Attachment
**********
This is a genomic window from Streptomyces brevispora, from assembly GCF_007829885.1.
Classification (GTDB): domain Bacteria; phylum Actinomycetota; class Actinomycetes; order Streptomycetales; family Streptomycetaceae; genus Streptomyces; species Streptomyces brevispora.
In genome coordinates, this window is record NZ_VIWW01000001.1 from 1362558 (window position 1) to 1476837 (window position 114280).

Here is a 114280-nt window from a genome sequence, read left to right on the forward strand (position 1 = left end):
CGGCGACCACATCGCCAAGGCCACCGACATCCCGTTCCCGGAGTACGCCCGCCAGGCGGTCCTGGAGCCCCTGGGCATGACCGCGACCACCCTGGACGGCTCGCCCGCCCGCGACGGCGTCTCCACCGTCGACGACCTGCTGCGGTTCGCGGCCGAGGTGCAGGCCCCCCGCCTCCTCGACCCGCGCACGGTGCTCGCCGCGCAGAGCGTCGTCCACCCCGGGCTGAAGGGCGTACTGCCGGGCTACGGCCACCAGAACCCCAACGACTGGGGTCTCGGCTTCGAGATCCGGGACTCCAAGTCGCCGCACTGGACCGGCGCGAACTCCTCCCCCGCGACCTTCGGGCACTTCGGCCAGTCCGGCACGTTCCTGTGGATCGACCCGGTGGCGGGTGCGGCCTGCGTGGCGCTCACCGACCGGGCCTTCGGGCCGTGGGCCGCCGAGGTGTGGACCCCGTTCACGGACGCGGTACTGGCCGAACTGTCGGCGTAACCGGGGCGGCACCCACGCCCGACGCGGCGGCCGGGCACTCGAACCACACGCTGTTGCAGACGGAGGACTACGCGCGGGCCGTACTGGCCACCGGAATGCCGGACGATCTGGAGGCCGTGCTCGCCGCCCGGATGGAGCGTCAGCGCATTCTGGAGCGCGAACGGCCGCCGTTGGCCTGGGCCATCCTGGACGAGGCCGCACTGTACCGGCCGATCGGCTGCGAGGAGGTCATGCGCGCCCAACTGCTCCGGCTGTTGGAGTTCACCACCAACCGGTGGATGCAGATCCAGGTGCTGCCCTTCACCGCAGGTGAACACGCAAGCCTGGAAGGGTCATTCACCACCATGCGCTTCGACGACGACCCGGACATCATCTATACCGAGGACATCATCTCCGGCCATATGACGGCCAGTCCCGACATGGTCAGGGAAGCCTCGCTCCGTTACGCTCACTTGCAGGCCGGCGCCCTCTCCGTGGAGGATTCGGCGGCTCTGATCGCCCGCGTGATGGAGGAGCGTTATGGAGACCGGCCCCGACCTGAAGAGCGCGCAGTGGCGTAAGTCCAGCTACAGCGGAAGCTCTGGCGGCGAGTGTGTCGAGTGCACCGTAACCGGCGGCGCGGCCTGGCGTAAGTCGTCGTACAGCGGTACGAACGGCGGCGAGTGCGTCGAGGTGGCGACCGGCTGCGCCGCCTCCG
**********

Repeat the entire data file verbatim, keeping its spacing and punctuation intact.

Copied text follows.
This is a genomic window from Streptomyces brevispora, from assembly GCF_007829885.1.
Classification (GTDB): domain Bacteria; phylum Actinomycetota; class Actinomycetes; order Streptomycetales; family Streptomycetaceae; genus Streptomyces; species Streptomyces brevispora.
In genome coordinates, this window is record NZ_VIWW01000001.1 from 1362558 (window position 1) to 1476837 (window position 114280).

Here is a 114280-nt window from a genome sequence, read left to right on the forward strand (position 1 = left end):
CGGCGACCACATCGCCAAGGCCACCGACATCCCGTTCCCGGAGTACGCCCGCCAGGCGGTCCTGGAGCCCCTGGGCATGACCGCGACCACCCTGGACGGCTCGCCCGCCCGCGACGGCGTCTCCACCGTCGACGACCTGCTGCGGTTCGCGGCCGAGGTGCAGGCCCCCCGCCTCCTCGACCCGCGCACGGTGCTCGCCGCGCAGAGCGTCGTCCACCCCGGGCTGAAGGGCGTACTGCCGGGCTACGGCCACCAGAACCCCAACGACTGGGGTCTCGGCTTCGAGATCCGGGACTCCAAGTCGCCGCACTGGACCGGCGCGAACTCCTCCCCCGCGACCTTCGGGCACTTCGGCCAGTCCGGCACGTTCCTGTGGATCGACCCGGTGGCGGGTGCGGCCTGCGTGGCGCTCACCGACCGGGCCTTCGGGCCGTGGGCCGCCGAGGTGTGGACCCCGTTCACGGACGCGGTACTGGCCGAACTGTCGGCGTAACCGGGGCGGCACCCACGCCCGACGCGGCGGCCGGGCACTCGAACCACACGCTGTTGCAGACGGAGGACTACGCGCGGGCCGTACTGGCCACCGGAATGCCGGACGATCTGGAGGCCGTGCTCGCCGCCCGGATGGAGCGTCAGCGCATTCTGGAGCGCGAACGGCCGCCGTTGGCCTGGGCCATCCTGGACGAGGCCGCACTGTACCGGCCGATCGGCTGCGAGGAGGTCATGCGCGCCCAACTGCTCCGGCTGTTGGAGTTCACCACCAACCGGTGGATGCAGATCCAGGTGCTGCCCTTCACCGCAGGTGAACACGCAAGCCTGGAAGGGTCATTCACCACCATGCGCTTCGACGACGACCCGGACATCATCTATACCGAGGACATCATCTCCGGCCATATGACGGCCAGTCCCGACATGGTCAGGGAAGCCTCGCTCCGTTACGCTCACTTGCAGGCCGGCGCCCTCTCCGTGGAGGATTCGGCGGCTCTGATCGCCCGCGTGATGGAGGAGCGTTATGGAGACCGGCCCCGACCTGAAGAGCGCGCAGTGGCGTAAGTCCAGCTACAGCGGAAGCTCTGGCGGCGAGTGTGTCGAGTGCACCGTAACCGGCGGCGCGGCCTGGCGTAAGTCGTCGTACAGCGGTACGAACGGCGGCGAGTGCGTCGAGGTGGCGACCGGCTGCGCCGCCTCCG